Will Smoking Hemp Make My Clothes Smell?

Posted by E1011 Labs on

Do you remember the 90s? Back when slackerdom ruled supreme, the internet was still cool, and your favorite bars and coffee shops absolutely reeked of cigarette smoke. Just spending a few minutes in a hip cafe could leave you smelling like stale tobacco for the rest of the day. 

Today, cigarettes are on the decline, and very rarely do you see anyone smoking inside—which is great for those of us who don’t want to emanate the aroma of an ashtray. But what about smoking hemp? Does the smell of cannabis/hemp joints stick to fabrics the same way cigarette smoke does? 

Does Cannabis Make You Stink?

The cannabis plant is in part known for its signature skunky smell. That earthy odor, with its subtle hints of fresh fruit and gasoline, is instantly recognizable to any avid marijuana enthusiast. 

Anecdotally, many people find that cannabis smoke doesn’t cling to clothing or upholstery the way tobacco smoke does. So, If you smoke weed or hemp in your apartment (even if it's regularly) your furniture and clothing typically don’t have that lingering odor you can find in rooms where people have smoked cigarettes. 

That being said, any smoke is going to permeate fabrics. So rest assured, if you hotbox your car Jeff Spicoli style, you’re likely going to smell like cannabis until you change clothes and take a shower. However, if you’re concerned about cannabis odor following you around like a dirt cloud in a Peanuts cartoon, there are a few ways to mitigate the smell.

Firstly, avoid small spaces. Smoking in a tiny closed-off room will almost certainly make you make you stink of cannabis. If possible, try to imbibe outside where the open air will help the smoke dissipate quickly before it can stick to your clothes and body. Try not to stand downwind either. Another tip: keep hand sanitizer (very handy) and breath mints on you when you go to smoke. You can use these to help mask the smell on your fingertips and breath—two areas where cannabis smell tends to hang around.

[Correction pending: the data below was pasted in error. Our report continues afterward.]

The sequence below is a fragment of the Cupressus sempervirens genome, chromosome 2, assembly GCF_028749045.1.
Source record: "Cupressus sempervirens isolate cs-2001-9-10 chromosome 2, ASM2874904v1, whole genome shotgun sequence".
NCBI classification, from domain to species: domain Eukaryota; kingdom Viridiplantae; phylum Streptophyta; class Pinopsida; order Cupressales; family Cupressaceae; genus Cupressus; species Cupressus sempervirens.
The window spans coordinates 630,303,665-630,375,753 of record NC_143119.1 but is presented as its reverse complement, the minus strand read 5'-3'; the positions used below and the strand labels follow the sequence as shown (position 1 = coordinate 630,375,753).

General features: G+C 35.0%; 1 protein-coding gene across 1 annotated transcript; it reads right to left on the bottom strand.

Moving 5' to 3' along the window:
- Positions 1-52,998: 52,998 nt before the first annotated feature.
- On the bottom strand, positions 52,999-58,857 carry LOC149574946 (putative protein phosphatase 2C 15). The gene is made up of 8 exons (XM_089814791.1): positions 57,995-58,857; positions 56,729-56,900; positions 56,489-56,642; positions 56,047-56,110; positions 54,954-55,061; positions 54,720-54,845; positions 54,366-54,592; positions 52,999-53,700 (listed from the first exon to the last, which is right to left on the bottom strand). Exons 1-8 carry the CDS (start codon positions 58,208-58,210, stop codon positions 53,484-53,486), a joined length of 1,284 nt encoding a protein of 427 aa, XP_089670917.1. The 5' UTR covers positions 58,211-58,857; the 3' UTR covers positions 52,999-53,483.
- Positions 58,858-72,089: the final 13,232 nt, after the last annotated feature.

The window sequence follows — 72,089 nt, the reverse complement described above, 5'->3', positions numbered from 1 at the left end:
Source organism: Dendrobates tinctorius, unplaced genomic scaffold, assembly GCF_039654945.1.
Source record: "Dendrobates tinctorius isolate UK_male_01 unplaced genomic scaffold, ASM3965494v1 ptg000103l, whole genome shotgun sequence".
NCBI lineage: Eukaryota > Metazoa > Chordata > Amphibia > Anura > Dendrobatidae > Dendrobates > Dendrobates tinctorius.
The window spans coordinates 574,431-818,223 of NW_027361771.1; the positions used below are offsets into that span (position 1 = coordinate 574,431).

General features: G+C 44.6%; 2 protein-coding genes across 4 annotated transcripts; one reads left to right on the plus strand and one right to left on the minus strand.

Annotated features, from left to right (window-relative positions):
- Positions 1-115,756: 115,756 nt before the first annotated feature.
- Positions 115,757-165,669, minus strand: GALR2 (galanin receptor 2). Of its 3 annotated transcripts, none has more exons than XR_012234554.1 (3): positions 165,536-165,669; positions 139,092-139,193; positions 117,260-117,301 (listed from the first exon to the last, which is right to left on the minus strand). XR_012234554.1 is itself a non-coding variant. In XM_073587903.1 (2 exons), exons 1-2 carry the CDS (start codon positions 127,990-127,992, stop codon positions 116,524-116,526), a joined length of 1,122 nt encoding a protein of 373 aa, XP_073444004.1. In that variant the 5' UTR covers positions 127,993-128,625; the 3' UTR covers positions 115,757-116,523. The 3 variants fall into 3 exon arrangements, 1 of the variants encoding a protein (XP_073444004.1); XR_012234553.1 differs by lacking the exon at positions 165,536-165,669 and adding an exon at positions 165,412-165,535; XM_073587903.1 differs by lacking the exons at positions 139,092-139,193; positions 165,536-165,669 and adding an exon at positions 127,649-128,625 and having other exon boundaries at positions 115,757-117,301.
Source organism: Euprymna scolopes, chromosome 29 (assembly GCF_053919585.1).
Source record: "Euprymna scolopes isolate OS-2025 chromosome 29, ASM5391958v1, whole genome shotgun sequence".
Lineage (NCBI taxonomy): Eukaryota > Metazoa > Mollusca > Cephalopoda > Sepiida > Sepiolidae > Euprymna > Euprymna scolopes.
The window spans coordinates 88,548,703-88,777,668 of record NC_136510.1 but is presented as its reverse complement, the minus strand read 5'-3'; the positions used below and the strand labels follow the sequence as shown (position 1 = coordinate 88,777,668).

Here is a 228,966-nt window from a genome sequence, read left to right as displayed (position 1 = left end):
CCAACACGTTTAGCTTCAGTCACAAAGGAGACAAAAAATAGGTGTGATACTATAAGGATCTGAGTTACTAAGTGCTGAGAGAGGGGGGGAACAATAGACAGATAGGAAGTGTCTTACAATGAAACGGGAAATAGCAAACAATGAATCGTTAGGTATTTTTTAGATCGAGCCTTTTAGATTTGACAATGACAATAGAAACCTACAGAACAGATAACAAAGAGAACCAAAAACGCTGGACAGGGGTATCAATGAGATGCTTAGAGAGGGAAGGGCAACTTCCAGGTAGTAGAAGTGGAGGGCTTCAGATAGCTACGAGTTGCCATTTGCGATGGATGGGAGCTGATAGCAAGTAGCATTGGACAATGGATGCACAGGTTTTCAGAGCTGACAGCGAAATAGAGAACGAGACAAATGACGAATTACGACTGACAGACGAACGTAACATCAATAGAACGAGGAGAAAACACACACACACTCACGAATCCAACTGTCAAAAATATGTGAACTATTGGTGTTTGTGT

Hemp Vs Marijuana—The Smell Test 

What does weed smell like? What does hemp smell like? Can a trained schnoz tell the difference?

Here’s the thing: both marijuana and hemp are essentially the same plant—cannabis. According to the 2018 Farm Bill, a recent piece of legislation that federally legalized hemp, cannabis gets classified as hemp when it contains less than 0.3% THC per dry weight. 

THC is only one of the hundreds of different compounds present in the plant, and it has nothing to do with creating cannabis’s unique smell. It’s actually the aromatic molecules called terpenes that give off the recognizable scent of cannabis. Because terpenes can be present in either hemp or marijuana, this classification won’t have any bearing on the smell produced. So even if you’re smoking non-intoxicating hemp, people won’t be able to spot the difference. 

Will Vaping Cannabis Make Me Smell Like Weed?

One way to avoid smelling like cannabis is to avoid smoking it all together. But just because you don’t smoke it doesn’t mean you can’t still enjoy the effects. Edibles and tinctures can be good options for some, but inhalation methods are by far the fastest and most efficient way to get cannabinoids into your bloodstream. 

Marijuana devices like dry herb vaporizers or vape pens, or hemp products like our innovative CBD delivery device, the Elon, allow you to inhale cannabinoids without actually creating any smoke. Traditional inhalation options like hemp flower joints burn at incredibly hot temperatures—over 600 degrees Fahrenheit. At this heat, the cannabis materials combust, meaning it literally catches fire and turns to ash. When using a vaporizer CBD can be inhaled without any combustion taking place because the CBD vaporization temperature is much lower than the combustion temp. Without combustion, there’s no smoke. And without smoke, there’s no smell!

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The elon is the state-of-the-art device redefining dry-flower vaporization. Flower contents are heated to optimal temperatures to fully release cannabinoids while eliminating pyrolytic toxins generally associated with flammable-combustion.